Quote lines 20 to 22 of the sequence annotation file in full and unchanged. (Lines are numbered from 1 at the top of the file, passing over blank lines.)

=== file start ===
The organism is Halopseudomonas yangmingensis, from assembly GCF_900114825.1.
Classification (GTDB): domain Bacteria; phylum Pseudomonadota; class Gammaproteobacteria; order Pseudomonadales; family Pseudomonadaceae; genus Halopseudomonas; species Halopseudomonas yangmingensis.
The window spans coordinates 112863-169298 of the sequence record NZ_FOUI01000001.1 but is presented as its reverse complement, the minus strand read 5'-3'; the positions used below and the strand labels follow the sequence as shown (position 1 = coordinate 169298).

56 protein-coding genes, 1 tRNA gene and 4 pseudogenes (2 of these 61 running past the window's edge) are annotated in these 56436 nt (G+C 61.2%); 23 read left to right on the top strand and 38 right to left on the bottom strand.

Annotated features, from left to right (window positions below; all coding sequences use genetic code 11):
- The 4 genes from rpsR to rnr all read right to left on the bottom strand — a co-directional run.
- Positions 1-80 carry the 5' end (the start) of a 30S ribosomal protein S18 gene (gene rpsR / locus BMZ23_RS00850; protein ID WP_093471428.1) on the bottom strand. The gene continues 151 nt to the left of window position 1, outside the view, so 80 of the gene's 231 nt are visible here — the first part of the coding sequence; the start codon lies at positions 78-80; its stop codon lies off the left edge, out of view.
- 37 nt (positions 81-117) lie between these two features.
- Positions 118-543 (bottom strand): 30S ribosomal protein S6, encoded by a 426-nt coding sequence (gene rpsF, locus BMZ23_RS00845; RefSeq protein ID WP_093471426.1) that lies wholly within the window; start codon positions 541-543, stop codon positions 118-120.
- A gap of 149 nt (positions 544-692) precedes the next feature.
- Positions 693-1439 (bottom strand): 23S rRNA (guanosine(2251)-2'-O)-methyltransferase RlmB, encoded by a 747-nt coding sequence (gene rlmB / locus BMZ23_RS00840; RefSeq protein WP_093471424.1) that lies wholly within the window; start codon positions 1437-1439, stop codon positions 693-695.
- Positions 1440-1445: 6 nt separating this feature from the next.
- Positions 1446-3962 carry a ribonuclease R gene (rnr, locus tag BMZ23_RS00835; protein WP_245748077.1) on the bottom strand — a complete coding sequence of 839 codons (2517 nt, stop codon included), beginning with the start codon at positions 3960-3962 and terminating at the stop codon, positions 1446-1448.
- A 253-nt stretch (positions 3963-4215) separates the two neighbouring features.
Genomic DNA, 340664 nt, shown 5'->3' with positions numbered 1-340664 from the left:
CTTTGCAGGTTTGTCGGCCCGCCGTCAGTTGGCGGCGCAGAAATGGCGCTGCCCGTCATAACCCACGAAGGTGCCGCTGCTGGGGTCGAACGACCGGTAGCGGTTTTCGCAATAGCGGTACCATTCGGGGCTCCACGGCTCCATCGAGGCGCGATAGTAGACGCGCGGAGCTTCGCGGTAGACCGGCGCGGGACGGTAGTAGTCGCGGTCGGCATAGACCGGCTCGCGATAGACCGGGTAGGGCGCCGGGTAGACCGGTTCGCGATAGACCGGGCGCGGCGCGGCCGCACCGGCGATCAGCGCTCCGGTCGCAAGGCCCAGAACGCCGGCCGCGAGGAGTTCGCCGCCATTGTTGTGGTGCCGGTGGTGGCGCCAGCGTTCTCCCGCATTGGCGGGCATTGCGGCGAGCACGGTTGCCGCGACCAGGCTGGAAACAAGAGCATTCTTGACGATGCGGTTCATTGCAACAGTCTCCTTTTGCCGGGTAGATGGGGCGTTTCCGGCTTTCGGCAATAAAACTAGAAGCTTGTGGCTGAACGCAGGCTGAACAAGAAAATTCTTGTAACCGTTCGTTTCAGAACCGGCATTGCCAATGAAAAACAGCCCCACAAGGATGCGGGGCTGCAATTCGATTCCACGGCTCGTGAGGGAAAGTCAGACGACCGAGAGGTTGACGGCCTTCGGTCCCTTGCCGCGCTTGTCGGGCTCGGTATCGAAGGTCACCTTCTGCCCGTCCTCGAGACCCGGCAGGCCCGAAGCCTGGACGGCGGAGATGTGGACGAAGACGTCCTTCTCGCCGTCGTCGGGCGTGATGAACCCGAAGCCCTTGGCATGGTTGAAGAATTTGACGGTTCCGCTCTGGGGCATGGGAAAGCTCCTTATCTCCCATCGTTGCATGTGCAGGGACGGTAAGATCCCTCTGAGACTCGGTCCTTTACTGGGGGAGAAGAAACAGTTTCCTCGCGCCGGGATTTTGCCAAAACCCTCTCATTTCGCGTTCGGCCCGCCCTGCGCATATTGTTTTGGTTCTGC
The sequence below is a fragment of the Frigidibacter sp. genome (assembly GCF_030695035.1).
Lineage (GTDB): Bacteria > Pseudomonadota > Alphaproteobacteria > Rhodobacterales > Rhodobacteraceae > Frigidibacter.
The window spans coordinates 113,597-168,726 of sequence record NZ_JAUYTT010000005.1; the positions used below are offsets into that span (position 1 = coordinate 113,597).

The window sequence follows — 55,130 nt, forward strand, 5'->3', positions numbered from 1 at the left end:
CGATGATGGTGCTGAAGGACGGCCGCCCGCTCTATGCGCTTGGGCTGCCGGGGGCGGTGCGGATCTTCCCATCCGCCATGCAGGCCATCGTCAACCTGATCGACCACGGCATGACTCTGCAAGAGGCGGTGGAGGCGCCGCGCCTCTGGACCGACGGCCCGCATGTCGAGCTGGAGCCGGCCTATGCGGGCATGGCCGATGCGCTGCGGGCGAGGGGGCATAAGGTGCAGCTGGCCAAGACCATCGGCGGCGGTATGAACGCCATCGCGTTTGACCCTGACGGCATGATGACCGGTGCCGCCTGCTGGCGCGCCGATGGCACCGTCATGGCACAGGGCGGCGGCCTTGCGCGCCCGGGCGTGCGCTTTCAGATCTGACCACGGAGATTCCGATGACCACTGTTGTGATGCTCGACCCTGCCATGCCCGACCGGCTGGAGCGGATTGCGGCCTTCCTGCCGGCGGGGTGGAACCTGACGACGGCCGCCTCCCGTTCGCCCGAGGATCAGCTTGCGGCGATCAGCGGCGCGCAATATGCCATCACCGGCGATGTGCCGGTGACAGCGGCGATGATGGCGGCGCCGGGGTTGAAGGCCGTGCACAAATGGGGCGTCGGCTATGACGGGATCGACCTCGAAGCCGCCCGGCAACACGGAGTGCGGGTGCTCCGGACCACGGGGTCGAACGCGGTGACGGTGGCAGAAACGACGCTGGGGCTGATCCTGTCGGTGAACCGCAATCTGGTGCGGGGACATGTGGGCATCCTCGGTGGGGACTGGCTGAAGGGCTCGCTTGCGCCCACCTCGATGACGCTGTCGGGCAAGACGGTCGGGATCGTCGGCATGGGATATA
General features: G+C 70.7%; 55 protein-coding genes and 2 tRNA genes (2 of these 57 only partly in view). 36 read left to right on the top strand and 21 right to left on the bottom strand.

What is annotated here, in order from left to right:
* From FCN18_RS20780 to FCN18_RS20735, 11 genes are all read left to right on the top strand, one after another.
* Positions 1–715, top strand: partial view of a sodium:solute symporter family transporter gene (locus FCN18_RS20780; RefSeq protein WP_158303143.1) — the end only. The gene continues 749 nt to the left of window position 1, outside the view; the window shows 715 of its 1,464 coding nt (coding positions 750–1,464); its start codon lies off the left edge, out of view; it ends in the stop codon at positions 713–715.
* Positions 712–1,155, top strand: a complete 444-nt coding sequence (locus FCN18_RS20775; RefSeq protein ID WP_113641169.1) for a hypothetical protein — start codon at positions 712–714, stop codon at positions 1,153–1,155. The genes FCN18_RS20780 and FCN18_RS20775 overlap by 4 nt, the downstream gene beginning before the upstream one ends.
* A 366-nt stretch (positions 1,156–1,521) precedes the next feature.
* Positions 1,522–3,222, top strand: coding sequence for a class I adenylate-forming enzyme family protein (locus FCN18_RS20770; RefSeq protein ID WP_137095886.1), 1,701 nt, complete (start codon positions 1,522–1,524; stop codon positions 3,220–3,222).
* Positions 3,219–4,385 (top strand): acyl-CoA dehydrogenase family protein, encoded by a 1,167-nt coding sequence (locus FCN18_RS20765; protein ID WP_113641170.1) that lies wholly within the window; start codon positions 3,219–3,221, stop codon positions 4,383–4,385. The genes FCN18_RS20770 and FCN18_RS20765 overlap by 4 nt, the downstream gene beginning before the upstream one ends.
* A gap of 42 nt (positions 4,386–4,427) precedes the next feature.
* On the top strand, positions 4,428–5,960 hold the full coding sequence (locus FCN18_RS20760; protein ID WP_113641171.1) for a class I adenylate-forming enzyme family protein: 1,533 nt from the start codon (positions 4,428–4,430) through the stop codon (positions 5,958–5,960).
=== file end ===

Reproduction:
The window sequence follows — 55,130 nt, forward strand, 5'->3', positions numbered from 1 at the left end:
CGATGATGGTGCTGAAGGACGGCCGCCCGCTCTATGCGCTTGGGCTGCCGGGGGCGGTGCGGATCTTCCCATCCGCCATGCAGGCCATCGTCAACCTGATCGACCACGGCATGACTCTGCAAGAGGCGGTGGAGGCGCCGCGCCTCTGGACCGACGGCCCGCATGTCGAGCTGGAGCCGGCCTATGCGGGCATGGCCGATGCGCTGCGGGCGAGGGGGCATAAGGTGCAGCTGGCCAAGACCATCGGCGGCGGTATGAACGCCATCGCGTTTGACCCTGACGGCATGATGACCGGTGCCGCCTGCTGGCGCGCCGATGGCACCGTCATGGCACAGGGCGGCGGCCTTGCGCGCCCGGGCGTGCGCTTTCAGATCTGACCACGGAGATTCCGATGACCACTGTTGTGATGCTCGACCCTGCCATGCCCGACCGGCTGGAGCGGATTGCGGCCTTCCTGCCGGCGGGGTGGAACCTGACGACGGCCGCCTCCCGTTCGCCCGAGGATCAGCTTGCGGCGATCAGCGGCGCGCAATATGCCATCACCGGCGATGTGCCGGTGACAGCGGCGATGATGGCGGCGCCGGGGTTGAAGGCCGTGCACAAATGGGGCGTCGGCTATGACGGGATCGACCTCGAAGCCGCCCGGCAACACGGAGTGCGGGTGCTCCGGACCACGGGGTCGAACGCGGTGACGGTGGCAGAAACGACGCTGGGGCTGATCCTGTCGGTGAACCGCAATCTGGTGCGGGGACATGTGGGCATCCTCGGTGGGGACTGGCTGAAGGGCTCGCTTGCGCCCACCTCGATGACGCTGTCGGGCAAGACGGTCGGGATCGTCGGCATGGGATATA
General features: G+C 70.7%; 55 protein-coding genes and 2 tRNA genes (2 of these 57 only partly in view). 36 read left to right on the top strand and 21 right to left on the bottom strand.